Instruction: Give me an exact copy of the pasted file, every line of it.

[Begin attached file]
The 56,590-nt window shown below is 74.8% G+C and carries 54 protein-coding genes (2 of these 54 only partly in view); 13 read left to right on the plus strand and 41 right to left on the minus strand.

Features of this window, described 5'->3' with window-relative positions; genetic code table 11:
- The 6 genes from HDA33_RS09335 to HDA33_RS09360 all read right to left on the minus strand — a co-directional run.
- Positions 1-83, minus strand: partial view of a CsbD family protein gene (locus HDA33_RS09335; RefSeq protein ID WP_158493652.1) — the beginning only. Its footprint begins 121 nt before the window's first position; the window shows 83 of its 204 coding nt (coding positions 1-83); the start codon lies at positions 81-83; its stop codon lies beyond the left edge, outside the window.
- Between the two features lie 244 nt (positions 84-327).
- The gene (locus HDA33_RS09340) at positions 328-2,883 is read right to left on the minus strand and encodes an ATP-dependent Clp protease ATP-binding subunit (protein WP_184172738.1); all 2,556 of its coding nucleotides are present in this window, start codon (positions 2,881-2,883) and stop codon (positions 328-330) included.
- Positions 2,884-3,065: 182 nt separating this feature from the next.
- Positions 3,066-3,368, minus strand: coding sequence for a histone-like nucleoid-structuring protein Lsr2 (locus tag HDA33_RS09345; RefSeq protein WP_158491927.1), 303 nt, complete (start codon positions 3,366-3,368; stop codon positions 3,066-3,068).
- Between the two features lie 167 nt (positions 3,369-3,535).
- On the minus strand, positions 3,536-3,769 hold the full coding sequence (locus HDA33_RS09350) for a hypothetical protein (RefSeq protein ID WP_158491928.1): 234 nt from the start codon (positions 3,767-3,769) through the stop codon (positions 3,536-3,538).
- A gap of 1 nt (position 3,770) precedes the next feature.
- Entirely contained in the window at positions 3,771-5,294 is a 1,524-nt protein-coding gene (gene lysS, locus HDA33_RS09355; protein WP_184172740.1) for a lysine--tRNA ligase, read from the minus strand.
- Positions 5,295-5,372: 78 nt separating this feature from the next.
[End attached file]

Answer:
The 56,590-nt window shown below is 74.8% G+C and carries 54 protein-coding genes (2 of these 54 only partly in view); 13 read left to right on the plus strand and 41 right to left on the minus strand.

Features of this window, described 5'->3' with window-relative positions; genetic code table 11:
- The 6 genes from HDA33_RS09335 to HDA33_RS09360 all read right to left on the minus strand — a co-directional run.
- Positions 1-83, minus strand: partial view of a CsbD family protein gene (locus HDA33_RS09335; RefSeq protein ID WP_158493652.1) — the beginning only. Its footprint begins 121 nt before the window's first position; the window shows 83 of its 204 coding nt (coding positions 1-83); the start codon lies at positions 81-83; its stop codon lies beyond the left edge, outside the window.
- Between the two features lie 244 nt (positions 84-327).
- The gene (locus HDA33_RS09340) at positions 328-2,883 is read right to left on the minus strand and encodes an ATP-dependent Clp protease ATP-binding subunit (protein WP_184172738.1); all 2,556 of its coding nucleotides are present in this window, start codon (positions 2,881-2,883) and stop codon (positions 328-330) included.
- Positions 2,884-3,065: 182 nt separating this feature from the next.
- Positions 3,066-3,368, minus strand: coding sequence for a histone-like nucleoid-structuring protein Lsr2 (locus tag HDA33_RS09345; RefSeq protein WP_158491927.1), 303 nt, complete (start codon positions 3,366-3,368; stop codon positions 3,066-3,068).
- Between the two features lie 167 nt (positions 3,369-3,535).
- On the minus strand, positions 3,536-3,769 hold the full coding sequence (locus HDA33_RS09350) for a hypothetical protein (RefSeq protein ID WP_158491928.1): 234 nt from the start codon (positions 3,767-3,769) through the stop codon (positions 3,536-3,538).
- A gap of 1 nt (position 3,770) precedes the next feature.
- Entirely contained in the window at positions 3,771-5,294 is a 1,524-nt protein-coding gene (gene lysS, locus HDA33_RS09355; protein WP_184172740.1) for a lysine--tRNA ligase, read from the minus strand.
- Positions 5,295-5,372: 78 nt separating this feature from the next.